High fermentation beer styles
Ale – British beers. The raw materials are: malt of barley, no malted cereals and in particular corn, different sugars, hops. Their alcohol content ranges from a few saccharometric degrees to 15 and over (alcohol content between 2 and 6/7 %). A huge variety of beers belongs to this family: Bitter Ale, Pale Ale, Scotch Ale, Strong Ale etc., dapending on the method of production.
Stout – British beer, heir of the Porter, the most consumed beer in Ireland by men performing hard work. It contains the same raw materials as the Ales but has a more intense colour, almost black. National beer in Ireland, very bitter and dark, with creamy and thick foam.
Weissbier – German beer. Produced with at least 50% of wheat malt. Pleasantly acidic. The original beers are refermented in bottle and, therefore, are very rich in carbon dioxide and with a fine layer of yeast at the bottom. A particular ritual is needed to pour these beers. The family includes a great variety of beer types, with different alcohol content.
Altbier – German beer. It is the German equivalent of the Ale, a quality of amber beer originally produced in the Dusseldorf region. A great amount of hops and a specific malt are used to produce this beer. It is produced with the high fermentation method but with cold maturation.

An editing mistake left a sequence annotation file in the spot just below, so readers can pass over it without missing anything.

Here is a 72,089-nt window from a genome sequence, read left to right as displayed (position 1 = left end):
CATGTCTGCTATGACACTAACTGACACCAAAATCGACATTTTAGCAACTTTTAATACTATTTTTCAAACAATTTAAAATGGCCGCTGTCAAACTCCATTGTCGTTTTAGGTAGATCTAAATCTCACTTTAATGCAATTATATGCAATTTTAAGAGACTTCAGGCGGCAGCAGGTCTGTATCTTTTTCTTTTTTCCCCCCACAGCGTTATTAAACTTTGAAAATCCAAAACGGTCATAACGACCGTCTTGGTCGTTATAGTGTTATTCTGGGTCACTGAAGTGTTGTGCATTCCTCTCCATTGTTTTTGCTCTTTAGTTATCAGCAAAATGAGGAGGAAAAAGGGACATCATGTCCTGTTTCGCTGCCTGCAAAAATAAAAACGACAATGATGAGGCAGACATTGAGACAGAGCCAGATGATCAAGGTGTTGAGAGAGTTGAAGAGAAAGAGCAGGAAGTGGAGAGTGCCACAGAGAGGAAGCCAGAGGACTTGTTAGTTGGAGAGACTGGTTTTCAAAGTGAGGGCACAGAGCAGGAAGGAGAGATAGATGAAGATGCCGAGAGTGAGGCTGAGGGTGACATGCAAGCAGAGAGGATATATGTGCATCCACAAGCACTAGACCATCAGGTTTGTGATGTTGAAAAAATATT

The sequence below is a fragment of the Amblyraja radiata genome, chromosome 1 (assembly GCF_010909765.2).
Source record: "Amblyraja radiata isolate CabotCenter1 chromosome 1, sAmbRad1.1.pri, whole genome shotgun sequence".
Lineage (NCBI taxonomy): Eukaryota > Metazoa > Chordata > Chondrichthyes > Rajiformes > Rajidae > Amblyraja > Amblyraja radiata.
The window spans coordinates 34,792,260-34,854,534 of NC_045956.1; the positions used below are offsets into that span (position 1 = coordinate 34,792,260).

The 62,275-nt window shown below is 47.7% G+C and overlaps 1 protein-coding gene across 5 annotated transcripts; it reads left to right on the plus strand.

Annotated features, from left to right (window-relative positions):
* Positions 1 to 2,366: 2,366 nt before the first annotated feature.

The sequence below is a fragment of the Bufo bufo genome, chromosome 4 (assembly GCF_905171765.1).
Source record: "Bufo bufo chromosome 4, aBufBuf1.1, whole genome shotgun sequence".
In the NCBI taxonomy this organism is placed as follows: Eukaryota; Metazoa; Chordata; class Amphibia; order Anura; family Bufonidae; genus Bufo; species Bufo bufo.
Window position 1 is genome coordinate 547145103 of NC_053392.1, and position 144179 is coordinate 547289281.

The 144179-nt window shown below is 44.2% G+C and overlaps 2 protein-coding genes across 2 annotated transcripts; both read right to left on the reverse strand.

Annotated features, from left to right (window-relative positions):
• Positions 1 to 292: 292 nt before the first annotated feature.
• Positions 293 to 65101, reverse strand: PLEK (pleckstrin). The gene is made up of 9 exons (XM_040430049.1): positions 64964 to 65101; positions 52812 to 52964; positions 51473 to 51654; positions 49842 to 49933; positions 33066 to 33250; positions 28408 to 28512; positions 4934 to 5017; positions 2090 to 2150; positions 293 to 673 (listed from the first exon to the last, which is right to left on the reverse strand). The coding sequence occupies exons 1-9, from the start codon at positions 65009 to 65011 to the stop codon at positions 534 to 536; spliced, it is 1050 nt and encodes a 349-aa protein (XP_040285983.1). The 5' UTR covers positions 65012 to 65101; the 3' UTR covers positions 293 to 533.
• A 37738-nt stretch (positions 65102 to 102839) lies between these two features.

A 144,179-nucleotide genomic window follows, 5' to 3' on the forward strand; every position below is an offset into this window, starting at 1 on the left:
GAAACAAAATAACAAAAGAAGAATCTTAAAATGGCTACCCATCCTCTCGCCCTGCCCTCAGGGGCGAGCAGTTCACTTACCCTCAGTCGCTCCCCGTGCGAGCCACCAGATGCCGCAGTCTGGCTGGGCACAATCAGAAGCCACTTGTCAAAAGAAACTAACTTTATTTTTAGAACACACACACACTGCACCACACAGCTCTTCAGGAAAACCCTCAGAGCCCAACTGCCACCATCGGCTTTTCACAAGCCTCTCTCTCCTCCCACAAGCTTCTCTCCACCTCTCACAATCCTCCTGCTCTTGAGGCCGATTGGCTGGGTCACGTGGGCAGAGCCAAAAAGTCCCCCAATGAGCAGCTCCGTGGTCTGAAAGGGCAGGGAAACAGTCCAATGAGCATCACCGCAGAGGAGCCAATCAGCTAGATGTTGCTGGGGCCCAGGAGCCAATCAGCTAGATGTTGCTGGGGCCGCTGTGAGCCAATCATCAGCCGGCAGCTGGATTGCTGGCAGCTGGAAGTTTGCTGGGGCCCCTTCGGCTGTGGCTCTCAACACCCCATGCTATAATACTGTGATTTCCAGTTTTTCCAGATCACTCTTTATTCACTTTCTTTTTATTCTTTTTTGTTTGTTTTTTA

Kölsch – German beer. Golden colour, not industrially produced. In Germany, this beer is thought to stimulate appetite and enhance digestion; for this reason, it is drunk as an aperitif.
Saison – Belgian beer. Summer seasonal, pale, acidic, sparkly, low-alcohol content, it leaves a scented aftertaste.
Abbey – Belgian beer. A strong and full-bodied beer. Strong alcohol content. Produced following the monks’ recipe in selected breweries; often refermented in bottle. There is a huge variety of this beer.
Bière Blanche – Belgian beer. White colour. Originally produced with 45% barley, 45% wheat e 10% oat. Currently it is produced only with malt of barely and wheat. Fresh taste, refreshing. Fruity and flowery aroma with a touch of coriander or cloves.
Trappist – Belgian beer. Like the Abbey, but produced by Trappist-Cistercian monks with different blends of malt. Strongly hopped. Refermented in bottle. This beer ranges in colour from amber to dark brown. Among high fermentation beers, the beers refermented in bottle are characterised by a second fermentation in the bottle itself (or in beer tanks). At the end of the standard production process and before packaging, a further dose of yeast and mash is added to the product. Once the fermentation is complete, the added yeast collects at the bottom. The refermentation in bottle is typical of Trappist beers, some Abbey beers, the delicate wheat/white beers (Weizen) and other strong Ale beers.